A comparison of six chemical drawing packages A chemical drawing package is an essential part of any chemist’s software collection and there are now an increasing number of alternatives ranging from free to very expensive. Chemists become very attached to a particular package and in an ideal world would prefer to use the same package for creating publication quality structures for manuscripts, as the front-end to query databases and as a front-end to chemoinformatics tools. Unfortunately it seems that every database uses a different drawing package and learning the quirks and limitations of each package is tedious. Interestingly ChemSpider structure searching (http://www.chemspider.com/StructureSearch.aspx) now offers a range of six different chemical drawing packages to allow the user to choose their favoured package. It also provides the ideal opportunity to compare the different chemical drawing packages side be side. If you go to the ChemSpider structure search page, and then click on the chemical structure a new window opens, there is the option to enter a text identifier such as a SMILES string or CAS Number however if you click on the “Draw Structure” tab you will be taken to the chemical drawing page. ACD Labs/SDA The default seems to be ACD/Labs SDA (Structure Drawing Applet) which is shown below, this is a Java app and for security reasons you will be required to give approval depending on your download speed the application may take a few 10s of seconds to appear. The alternative drawing packages can be accessed using the radio buttons at the bottom of the page. ACD Labs/SDA is a well established application and to be honest the interface now looks rather old-fashioned, and it is sometimes difficult to see which of the buttons is chosen (which can lead to drawing a structure based on bromine atoms!). To draw structures simply click on a particular atom type and then simply click and drag to create atoms and the joining bonds. To change an atom type you choose a different atom from the left hand column and then click on an atom in the structure, unfortunately ACD Labs/SDA does not support keyboard entry to change atom types which I find very useful, you also can’t select multiple atoms and change all to the same atom type (eg when drawing CF3). There is also a periodic table to choose less often used atom types. The Radical Table (highlighted in red) gives access to a wide range of functional groups, you then simply click to add these to the structure. This works fine for most groups but I’d not be happy with the way nitro groups are displayed. In theory templates should be available from the “Templates” button but I found it only opened an empty window. Reading the manual it does seem that creating fused structures involves a rather convoluted process. A couple of things I found slightly irritating 1) when you open the periodic table or radicals window you can’t edit anything in the main window until you close the other windows and 2) I find colour coding heteroatoms very useful. 3) The “Clean Molecule” function expands the structures to fill the window, so if you use it to clean a structure halfway through drawing it becomes difficult to see further additions to the structure. Symyx JDraw This is another Java application but the interface looks cleaner and more modern, although the letters on the atom type buttons at the bottom of the drawing panel and on the templates in the upper bar are rather small.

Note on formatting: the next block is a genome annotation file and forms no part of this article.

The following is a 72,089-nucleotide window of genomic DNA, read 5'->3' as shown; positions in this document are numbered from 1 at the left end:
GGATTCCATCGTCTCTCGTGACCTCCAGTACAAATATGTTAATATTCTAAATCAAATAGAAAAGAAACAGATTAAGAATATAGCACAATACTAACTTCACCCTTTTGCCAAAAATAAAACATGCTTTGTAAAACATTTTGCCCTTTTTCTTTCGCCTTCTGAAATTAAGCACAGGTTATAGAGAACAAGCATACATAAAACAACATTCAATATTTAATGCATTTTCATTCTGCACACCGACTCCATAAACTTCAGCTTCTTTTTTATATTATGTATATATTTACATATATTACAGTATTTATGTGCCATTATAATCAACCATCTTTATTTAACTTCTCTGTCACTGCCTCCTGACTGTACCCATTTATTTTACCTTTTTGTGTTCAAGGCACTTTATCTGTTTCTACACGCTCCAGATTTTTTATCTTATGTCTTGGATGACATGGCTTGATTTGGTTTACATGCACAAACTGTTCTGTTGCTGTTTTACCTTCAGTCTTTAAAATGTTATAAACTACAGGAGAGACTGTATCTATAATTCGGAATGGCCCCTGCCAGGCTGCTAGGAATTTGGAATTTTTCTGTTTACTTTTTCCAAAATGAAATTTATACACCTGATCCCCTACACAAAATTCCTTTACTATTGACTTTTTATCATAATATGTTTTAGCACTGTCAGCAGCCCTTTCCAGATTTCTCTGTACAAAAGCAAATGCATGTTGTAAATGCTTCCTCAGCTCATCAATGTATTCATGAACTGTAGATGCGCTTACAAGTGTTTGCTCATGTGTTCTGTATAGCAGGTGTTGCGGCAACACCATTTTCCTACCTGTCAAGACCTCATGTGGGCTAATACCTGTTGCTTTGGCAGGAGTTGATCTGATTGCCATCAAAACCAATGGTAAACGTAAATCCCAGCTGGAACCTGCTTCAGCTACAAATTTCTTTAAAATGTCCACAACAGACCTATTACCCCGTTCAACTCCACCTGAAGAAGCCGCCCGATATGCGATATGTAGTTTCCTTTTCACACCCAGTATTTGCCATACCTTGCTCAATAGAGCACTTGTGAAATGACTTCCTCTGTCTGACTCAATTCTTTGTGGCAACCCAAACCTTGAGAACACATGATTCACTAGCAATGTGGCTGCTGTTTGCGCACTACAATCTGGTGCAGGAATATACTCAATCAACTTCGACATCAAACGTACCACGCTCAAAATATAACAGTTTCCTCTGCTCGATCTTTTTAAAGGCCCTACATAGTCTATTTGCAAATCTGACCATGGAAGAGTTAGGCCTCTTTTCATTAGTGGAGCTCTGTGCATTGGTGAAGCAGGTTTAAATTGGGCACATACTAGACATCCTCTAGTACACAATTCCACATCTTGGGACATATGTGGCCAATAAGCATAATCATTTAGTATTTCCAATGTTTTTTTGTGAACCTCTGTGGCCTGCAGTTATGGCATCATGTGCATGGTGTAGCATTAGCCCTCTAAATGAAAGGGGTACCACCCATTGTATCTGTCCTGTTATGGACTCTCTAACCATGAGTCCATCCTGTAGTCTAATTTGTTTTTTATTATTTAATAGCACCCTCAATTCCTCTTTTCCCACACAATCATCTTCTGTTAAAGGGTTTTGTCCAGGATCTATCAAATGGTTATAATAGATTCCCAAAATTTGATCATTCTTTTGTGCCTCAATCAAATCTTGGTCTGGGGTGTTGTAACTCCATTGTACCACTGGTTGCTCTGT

The choice of chemical drawing package is a very personal choice but I tend to favour the non-Java applications simply because they can be used on mobile devices such as an iPad. At the moment Elemental appears to be a much more fully featured than Ketcher.More Reviews and Tutorials